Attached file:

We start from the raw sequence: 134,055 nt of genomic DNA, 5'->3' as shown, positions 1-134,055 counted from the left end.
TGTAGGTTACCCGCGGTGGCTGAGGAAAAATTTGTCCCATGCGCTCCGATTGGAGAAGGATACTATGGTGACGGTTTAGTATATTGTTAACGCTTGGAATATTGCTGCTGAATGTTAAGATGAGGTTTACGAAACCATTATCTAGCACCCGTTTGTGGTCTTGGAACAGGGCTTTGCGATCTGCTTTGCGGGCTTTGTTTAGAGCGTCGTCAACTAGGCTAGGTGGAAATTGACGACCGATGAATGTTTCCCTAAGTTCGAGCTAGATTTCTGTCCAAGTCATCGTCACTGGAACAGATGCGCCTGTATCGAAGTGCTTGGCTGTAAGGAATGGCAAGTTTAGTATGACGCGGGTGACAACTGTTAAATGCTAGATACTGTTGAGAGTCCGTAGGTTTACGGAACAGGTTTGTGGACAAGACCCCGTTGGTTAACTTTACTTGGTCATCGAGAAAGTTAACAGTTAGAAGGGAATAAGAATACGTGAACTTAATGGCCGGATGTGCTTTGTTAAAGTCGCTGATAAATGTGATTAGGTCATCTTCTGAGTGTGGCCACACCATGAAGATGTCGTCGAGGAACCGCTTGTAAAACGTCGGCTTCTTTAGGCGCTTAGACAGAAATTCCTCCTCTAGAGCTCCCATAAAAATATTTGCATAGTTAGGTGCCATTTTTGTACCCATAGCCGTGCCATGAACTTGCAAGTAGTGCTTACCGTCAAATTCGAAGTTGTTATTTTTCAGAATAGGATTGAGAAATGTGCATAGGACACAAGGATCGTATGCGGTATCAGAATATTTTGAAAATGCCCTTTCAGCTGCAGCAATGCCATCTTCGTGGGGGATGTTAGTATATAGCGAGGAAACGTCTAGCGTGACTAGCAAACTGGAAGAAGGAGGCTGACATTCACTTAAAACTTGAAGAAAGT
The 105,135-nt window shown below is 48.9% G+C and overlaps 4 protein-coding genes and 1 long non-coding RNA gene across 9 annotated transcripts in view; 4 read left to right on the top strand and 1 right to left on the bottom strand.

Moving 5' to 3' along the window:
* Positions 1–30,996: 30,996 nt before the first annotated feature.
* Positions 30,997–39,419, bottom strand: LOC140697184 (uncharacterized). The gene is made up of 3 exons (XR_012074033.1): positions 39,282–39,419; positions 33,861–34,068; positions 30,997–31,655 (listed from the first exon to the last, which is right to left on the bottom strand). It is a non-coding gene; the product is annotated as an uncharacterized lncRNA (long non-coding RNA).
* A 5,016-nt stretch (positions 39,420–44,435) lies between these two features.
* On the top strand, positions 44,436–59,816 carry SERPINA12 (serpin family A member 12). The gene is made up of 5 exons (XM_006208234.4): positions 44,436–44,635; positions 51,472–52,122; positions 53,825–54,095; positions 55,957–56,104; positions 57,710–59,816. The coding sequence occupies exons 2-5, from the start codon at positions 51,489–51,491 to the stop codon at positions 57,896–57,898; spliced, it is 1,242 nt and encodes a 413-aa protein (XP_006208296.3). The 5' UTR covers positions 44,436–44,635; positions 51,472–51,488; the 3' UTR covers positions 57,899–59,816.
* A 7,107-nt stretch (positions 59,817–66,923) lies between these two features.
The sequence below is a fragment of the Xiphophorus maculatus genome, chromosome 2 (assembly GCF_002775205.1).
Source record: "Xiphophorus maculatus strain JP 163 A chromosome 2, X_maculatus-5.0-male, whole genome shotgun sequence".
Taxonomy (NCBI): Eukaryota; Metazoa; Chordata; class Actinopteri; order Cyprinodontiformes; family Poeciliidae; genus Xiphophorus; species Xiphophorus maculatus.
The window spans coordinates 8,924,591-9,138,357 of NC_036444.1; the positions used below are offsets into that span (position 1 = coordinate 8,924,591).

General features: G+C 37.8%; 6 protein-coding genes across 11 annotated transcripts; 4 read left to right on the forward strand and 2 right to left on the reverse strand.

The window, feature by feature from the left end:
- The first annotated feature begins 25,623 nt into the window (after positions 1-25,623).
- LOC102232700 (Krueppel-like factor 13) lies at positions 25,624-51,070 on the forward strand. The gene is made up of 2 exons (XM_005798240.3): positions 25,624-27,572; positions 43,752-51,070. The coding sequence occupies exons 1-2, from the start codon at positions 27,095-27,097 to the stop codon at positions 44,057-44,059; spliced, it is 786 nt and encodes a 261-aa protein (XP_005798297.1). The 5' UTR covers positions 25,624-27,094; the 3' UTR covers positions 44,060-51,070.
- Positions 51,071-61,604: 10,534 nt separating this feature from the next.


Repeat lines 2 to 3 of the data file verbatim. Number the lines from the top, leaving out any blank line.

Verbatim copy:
TGTAGGTTACCCGCGGTGGCTGAGGAAAAATTTGTCCCATGCGCTCCGATTGGAGAAGGATACTATGGTGACGGTTTAGTATATTGTTAACGCTTGGAATATTGCTGCTGAATGTTAAGATGAGGTTTACGAAACCATTATCTAGCACCCGTTTGTGGTCTTGGAACAGGGCTTTGCGATCTGCTTTGCGGGCTTTGTTTAGAGCGTCGTCAACTAGGCTAGGTGGAAATTGACGACCGATGAATGTTTCCCTAAGTTCGAGCTAGATTTCTGTCCAAGTCATCGTCACTGGAACAGATGCGCCTGTATCGAAGTGCTTGGCTGTAAGGAATGGCAAGTTTAGTATGACGCGGGTGACAACTGTTAAATGCTAGATACTGTTGAGAGTCCGTAGGTTTACGGAACAGGTTTGTGGACAAGACCCCGTTGGTTAACTTTACTTGGTCATCGAGAAAGTTAACAGTTAGAAGGGAATAAGAATACGTGAACTTAATGGCCGGATGTGCTTTGTTAAAGTCGCTGATAAATGTGATTAGGTCATCTTCTGAGTGTGGCCACACCATGAAGATGTCGTCGAGGAACCGCTTGTAAAACGTCGGCTTCTTTAGGCGCTTAGACAGAAATTCCTCCTCTAGAGCTCCCATAAAAATATTTGCATAGTTAGGTGCCATTTTTGTACCCATAGCCGTGCCATGAACTTGCAAGTAGTGCTTACCGTCAAATTCGAAGTTGTTATTTTTCAGAATAGGATTGAGAAATGTGCATAGGACACAAGGATCGTATGCGGTATCAGAATATTTTGAAAATGCCCTTTCAGCTGCAGCAATGCCATCTTCGTGGGGGATGTTAGTATATAGCGAGGAAACGTCTAGCGTGACTAGCAAACTGGAAGAAGGAGGCTGACATTCACTTAAAACTTGAAGAAAGT
The 105,135-nt window shown below is 48.9% G+C and overlaps 4 protein-coding genes and 1 long non-coding RNA gene across 9 annotated transcripts in view; 4 read left to right on the top strand and 1 right to left on the bottom strand.